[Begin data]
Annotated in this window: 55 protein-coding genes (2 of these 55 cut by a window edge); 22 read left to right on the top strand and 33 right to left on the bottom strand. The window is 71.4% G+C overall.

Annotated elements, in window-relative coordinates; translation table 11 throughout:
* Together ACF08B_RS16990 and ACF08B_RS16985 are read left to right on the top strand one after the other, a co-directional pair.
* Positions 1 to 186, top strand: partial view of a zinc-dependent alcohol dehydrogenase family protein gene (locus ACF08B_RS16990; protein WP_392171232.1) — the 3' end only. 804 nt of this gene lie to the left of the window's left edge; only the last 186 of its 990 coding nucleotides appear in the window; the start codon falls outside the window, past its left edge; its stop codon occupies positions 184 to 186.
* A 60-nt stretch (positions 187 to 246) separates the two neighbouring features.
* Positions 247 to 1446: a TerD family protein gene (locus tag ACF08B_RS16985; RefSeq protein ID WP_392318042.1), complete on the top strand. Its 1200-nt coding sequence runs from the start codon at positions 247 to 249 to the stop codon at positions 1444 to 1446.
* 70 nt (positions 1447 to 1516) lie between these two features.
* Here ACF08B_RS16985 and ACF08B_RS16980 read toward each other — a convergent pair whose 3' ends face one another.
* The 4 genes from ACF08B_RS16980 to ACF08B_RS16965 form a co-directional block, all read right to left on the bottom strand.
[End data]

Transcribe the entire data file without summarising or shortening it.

Annotated in this window: 55 protein-coding genes (2 of these 55 cut by a window edge); 22 read left to right on the top strand and 33 right to left on the bottom strand. The window is 71.4% G+C overall.

Annotated elements, in window-relative coordinates; translation table 11 throughout:
* Together ACF08B_RS16990 and ACF08B_RS16985 are read left to right on the top strand one after the other, a co-directional pair.
* Positions 1 to 186, top strand: partial view of a zinc-dependent alcohol dehydrogenase family protein gene (locus ACF08B_RS16990; protein WP_392171232.1) — the 3' end only. 804 nt of this gene lie to the left of the window's left edge; only the last 186 of its 990 coding nucleotides appear in the window; the start codon falls outside the window, past its left edge; its stop codon occupies positions 184 to 186.
* A 60-nt stretch (positions 187 to 246) separates the two neighbouring features.
* Positions 247 to 1446: a TerD family protein gene (locus tag ACF08B_RS16985; RefSeq protein ID WP_392318042.1), complete on the top strand. Its 1200-nt coding sequence runs from the start codon at positions 247 to 249 to the stop codon at positions 1444 to 1446.
* 70 nt (positions 1447 to 1516) lie between these two features.
* Here ACF08B_RS16985 and ACF08B_RS16980 read toward each other — a convergent pair whose 3' ends face one another.
* The 4 genes from ACF08B_RS16980 to ACF08B_RS16965 form a co-directional block, all read right to left on the bottom strand.